Welcome to our September article.  With school now in session we all have our routines for the next nine months.

This month we begin a discussion on a new yard.  However, before we get started, I would like to start with the question I am always asked: “If this was your yard what would you do?” It’s such a huge question that there is no way I can answer it without first asking questions, especially when it involves a slope. Therefore my normal response is to ask the client what are their  five most important things  they would enjoy doing in their yard. Sometimes the client knows, which makes my job a little easier, otherwise I have a series of questions I ask. By the end of our appointment I know my client fairly well and depending upon the budget, sometimes a phase two is required.

For this month’s featured yard our clients were in the process of building a pool when I first met them. Aside from the pool, they knew they wanted some lawn for their two dogs. However, the rest of the yard was difficult for them to visualize because of all the different elevations the yard had. Pat, the wife, enjoyed working in the yard and liked color, which spoke volumes to me for that meant I had to make a sloped yard accessible to her (when we started there was no level ground).  Gary, the husband, on the other hand, wanted to protect the spa and the pool from run-off, which meant terracing the yard. Protecting the water features that were below grade on the uphill side does take thought.  With complicated projects such as this one I follow a philosophy of “divide and conquer,” and it is especially needful for hill landscapes. Oftentimes I am called prior to anything starting, which I prefer. There is a correct percentage of water, cement and plants. On many occasions I have come in after the pool and hardscape and the percentages were off, and unfortunately there is no going back. For me, pool and landscape make the perfect marriage but when you are left with only four feet of ground, it makes it hard to try to marry these elements together. There is not enough ground left to create a feeling of invitation, color and pleasure. The pool itself cannot do it, nor can the hardscape (cement.)  Therefore, it is imperative that when starting a project to understand the interrelationship between these three elements. Done right the yard becomes everything it needs to be.   

As mentioned, for Gary and Pat I was brought in while the pool was in progress so there was not much for me to do in terms of design until I saw the finished deck and pool, which created its own elevation. That would let me know how much terracing would be required. However, there was still much to discuss. There was no lack of space in this case and the proportion of the pool looked right in the yard, so beginning to divide and conquer was the conversation we needed to have. Once I understood their relationship to the yard, it was easy for me to see it finished in my mind, explain it to them as well as put a rough price on it.  With hill jobs price is always a concern because of their difficulty and extra labor required.  In the early stages the project did not include a walk traversing the hillside, which I personally felt was very important. I could not picture them five years from now climbing up the hill to prune plants or check irrigation. Therefore, through the course of the job a statement I routinely made was, “Since this is your forever home, you need to consider   five to ten years from now. You will not want to be climbing that hill.”  With those words respectfully repeated several times I was able to build a walkway for them.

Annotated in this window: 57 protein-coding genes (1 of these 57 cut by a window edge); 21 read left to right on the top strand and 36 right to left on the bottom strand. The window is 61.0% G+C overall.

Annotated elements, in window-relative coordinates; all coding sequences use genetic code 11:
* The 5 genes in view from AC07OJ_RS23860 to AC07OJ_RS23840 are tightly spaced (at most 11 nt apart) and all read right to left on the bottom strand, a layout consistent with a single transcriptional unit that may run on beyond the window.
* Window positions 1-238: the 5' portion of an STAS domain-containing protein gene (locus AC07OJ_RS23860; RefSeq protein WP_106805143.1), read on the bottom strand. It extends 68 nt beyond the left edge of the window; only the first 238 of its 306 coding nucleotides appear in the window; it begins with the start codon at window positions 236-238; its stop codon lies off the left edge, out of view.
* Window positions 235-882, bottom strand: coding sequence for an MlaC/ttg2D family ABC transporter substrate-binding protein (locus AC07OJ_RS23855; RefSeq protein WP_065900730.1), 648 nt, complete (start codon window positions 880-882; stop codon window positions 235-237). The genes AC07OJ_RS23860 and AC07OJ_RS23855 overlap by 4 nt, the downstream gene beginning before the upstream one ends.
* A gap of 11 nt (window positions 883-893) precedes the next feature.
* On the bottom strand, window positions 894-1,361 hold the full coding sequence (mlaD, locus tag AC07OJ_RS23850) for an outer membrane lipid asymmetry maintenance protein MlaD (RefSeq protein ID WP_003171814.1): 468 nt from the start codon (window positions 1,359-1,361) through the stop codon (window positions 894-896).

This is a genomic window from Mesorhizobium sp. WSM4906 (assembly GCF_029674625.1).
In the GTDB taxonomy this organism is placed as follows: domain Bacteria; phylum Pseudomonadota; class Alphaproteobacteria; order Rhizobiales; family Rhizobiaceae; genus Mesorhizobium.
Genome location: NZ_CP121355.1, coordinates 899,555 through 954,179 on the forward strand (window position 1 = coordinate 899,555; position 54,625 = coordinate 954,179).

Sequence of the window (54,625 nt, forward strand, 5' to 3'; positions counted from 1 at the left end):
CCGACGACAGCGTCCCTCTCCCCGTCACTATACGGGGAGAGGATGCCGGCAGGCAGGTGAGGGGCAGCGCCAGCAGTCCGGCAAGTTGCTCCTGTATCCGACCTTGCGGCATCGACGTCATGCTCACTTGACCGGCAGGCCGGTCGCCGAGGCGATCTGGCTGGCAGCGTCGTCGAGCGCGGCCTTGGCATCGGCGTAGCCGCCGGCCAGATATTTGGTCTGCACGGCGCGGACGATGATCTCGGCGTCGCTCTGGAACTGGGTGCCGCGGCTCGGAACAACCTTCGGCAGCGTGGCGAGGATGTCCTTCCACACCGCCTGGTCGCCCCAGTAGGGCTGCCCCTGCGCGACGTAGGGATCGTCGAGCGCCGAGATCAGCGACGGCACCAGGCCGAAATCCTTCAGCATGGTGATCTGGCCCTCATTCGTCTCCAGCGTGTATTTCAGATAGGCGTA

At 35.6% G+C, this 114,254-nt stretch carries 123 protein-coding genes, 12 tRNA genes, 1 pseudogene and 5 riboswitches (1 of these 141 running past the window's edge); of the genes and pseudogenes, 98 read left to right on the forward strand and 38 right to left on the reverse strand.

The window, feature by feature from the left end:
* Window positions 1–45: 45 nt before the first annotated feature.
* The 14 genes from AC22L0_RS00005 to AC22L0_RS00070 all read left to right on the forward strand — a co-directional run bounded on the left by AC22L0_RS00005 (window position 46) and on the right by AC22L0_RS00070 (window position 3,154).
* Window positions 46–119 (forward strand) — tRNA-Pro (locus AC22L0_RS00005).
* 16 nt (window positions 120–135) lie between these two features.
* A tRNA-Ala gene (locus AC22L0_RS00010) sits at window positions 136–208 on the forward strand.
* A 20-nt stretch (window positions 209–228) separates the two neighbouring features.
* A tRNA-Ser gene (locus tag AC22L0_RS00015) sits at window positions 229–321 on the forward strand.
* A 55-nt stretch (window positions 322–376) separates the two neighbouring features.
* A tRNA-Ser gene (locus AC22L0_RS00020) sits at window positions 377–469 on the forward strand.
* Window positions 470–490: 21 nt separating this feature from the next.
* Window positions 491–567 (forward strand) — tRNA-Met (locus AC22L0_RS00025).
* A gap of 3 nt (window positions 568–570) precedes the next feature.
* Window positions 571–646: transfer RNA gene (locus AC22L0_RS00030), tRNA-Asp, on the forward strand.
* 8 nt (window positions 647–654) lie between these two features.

After we built the walkway the next concern I had was a handrail for the steps. The steps were included in the estimate and initially I had them attached to the fence for cost savings. Yet as I considered it more, I wanted the handrails to be independent of the fence.  And the improved handrail cost was not that much more than what was already priced out.  Aesthetically it matched the galvanized pipe supports we used to secure the walkway.   And for them, they liked the contrast of the galvanized pipe against the wood. For most clients we paint the galvanized pipe to match the lumber.  

Next came the lawn.  Gary’s desire was to have a level lawn to mow, therefore it meant we had to terrace a measured space that was enough for the two dogs and the “green” the homeowners wanted to see in their yard. The amount “carved out” fit nicely into the overall proportions of the yard.

The last detail to consider were the “landscape scenes,” a term I coined to describe the planters that are close to the viewing eye. It’s the area you would view if you looked out the living room sliding door, or from your kitchen window, or pulling into your garage. These “snippets” of the landscape are a big deal. They are often seen multiple times in the day whereas the rest of the landscape might go several days without being viewed. So priority wise these areas carry a lot of weight and as the founder of Jurassic Park repeatedly said, “I spared no expense.” What is cool about these areas is you can spend some money on them, however they seldom exceed 20% of the budget. So these final details are critical. For next month we will continue our conversation and re-visit comments I made in August articles regarding slope’s profile – so save it.

Gardeners, the nurseries now have fall/ winter vegetables, which are my favorite and unlike summer veggies that grow many times their purchased size, fall/winter gardening gives you more per square foot. It is a very productive planting with tasty benefits.  

Until next time – Good Gardening.